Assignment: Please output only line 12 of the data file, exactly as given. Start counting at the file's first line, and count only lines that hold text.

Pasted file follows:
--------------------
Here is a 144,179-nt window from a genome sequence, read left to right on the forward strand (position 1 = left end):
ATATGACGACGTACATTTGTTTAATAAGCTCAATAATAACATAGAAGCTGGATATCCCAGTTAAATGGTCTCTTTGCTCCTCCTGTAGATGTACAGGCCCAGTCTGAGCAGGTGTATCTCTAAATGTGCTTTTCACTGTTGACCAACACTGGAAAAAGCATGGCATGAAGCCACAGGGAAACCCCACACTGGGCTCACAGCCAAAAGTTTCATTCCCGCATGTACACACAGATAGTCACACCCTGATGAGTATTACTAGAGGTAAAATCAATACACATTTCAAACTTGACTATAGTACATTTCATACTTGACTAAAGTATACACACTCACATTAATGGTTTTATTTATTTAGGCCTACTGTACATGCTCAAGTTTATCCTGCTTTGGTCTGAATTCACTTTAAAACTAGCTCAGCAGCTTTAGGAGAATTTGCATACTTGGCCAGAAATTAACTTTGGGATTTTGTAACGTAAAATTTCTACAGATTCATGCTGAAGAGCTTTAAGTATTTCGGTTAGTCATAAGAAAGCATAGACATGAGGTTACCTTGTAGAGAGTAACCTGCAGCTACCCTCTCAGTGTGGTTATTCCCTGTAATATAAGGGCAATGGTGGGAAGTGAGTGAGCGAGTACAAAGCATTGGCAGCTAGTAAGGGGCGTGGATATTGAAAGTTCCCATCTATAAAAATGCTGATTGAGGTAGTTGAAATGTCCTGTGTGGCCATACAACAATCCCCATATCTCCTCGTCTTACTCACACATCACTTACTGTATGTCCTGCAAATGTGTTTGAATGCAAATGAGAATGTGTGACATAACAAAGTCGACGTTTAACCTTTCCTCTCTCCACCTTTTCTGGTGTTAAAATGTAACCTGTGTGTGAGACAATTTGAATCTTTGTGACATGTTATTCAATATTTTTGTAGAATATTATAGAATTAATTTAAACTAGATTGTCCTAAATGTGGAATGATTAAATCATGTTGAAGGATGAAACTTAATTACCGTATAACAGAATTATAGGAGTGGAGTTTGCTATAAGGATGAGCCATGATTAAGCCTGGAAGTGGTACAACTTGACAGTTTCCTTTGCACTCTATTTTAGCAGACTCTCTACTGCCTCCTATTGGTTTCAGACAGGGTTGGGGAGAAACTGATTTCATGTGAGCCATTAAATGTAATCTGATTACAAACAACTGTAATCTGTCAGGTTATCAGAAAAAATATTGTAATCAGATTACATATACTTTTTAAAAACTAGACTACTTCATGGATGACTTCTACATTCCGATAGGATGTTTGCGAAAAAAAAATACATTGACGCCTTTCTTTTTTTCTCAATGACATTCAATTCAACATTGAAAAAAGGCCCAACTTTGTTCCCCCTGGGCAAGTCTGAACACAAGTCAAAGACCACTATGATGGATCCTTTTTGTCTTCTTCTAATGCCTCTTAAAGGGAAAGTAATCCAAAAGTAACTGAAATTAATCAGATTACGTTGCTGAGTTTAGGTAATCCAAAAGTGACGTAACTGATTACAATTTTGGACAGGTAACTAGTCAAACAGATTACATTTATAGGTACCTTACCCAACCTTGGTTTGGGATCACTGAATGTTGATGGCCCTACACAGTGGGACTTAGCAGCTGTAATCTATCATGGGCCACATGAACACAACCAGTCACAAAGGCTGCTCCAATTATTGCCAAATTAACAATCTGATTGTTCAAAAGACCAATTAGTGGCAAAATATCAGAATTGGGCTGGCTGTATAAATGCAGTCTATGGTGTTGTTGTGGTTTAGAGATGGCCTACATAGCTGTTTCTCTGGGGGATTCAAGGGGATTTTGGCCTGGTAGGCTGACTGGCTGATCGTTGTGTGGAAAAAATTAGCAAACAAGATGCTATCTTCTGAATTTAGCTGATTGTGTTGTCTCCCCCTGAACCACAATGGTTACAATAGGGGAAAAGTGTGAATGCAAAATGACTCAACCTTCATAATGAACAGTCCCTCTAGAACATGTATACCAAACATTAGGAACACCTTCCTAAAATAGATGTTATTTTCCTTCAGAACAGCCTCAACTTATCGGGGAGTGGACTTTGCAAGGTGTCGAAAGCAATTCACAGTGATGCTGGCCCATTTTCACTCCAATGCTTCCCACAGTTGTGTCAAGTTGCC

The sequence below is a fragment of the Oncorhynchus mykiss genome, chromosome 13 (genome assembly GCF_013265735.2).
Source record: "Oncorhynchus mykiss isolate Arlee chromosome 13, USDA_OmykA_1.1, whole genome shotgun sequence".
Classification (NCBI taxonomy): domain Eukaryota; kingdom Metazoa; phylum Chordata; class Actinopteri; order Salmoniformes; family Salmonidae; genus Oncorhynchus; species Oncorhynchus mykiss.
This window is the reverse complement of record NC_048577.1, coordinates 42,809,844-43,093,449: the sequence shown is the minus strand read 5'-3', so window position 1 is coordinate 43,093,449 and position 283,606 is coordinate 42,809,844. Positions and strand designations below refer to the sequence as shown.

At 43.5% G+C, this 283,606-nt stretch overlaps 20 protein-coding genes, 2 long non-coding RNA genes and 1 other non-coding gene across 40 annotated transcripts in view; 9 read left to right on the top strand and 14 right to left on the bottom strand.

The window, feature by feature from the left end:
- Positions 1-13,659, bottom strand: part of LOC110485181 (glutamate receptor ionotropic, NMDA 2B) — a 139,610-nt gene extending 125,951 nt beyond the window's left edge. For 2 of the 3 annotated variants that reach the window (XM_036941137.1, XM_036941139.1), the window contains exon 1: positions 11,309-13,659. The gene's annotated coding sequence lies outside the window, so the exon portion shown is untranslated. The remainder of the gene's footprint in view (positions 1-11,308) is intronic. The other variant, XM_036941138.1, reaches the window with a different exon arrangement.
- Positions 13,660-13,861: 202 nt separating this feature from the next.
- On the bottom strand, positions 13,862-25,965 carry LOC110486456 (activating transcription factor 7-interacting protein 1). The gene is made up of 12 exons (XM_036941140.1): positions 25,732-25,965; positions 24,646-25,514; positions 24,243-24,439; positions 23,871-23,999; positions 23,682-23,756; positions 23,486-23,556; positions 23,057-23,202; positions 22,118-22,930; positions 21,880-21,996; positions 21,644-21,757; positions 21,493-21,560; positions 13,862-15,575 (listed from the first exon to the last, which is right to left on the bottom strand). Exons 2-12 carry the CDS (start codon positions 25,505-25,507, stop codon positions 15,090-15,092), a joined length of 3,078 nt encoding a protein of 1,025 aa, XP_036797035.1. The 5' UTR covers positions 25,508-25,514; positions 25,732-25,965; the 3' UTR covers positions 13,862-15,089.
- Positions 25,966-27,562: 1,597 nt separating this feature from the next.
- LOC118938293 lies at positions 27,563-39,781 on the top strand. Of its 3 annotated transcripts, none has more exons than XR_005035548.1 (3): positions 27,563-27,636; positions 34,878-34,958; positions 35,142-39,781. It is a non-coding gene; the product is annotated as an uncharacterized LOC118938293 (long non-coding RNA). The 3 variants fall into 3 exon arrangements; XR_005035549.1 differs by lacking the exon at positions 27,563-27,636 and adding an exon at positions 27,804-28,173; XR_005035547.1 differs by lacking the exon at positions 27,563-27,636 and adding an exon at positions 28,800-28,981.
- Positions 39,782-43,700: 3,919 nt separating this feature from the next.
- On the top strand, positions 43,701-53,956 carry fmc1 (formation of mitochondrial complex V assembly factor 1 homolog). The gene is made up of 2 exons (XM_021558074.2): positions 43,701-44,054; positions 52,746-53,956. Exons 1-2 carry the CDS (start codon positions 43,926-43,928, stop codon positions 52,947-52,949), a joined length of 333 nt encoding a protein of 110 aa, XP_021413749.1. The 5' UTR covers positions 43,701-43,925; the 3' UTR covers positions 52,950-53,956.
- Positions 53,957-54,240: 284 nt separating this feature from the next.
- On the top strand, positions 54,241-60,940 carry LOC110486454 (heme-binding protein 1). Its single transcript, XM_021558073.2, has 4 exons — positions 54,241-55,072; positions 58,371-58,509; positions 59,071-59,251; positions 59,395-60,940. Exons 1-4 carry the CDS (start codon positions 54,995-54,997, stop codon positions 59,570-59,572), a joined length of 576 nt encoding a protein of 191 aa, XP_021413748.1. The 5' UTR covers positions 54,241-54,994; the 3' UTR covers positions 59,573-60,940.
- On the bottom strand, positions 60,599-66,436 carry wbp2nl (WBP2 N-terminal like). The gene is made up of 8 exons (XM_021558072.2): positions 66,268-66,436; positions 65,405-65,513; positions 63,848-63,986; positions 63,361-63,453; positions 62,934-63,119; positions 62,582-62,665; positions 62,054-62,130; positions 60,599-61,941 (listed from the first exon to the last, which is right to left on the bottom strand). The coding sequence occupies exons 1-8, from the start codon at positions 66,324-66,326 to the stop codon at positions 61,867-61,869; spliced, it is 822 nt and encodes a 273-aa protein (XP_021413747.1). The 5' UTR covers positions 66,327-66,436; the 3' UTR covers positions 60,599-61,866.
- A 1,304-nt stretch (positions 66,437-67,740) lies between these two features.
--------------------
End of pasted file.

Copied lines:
- Positions 25,966-27,562: 1,597 nt separating this feature from the next.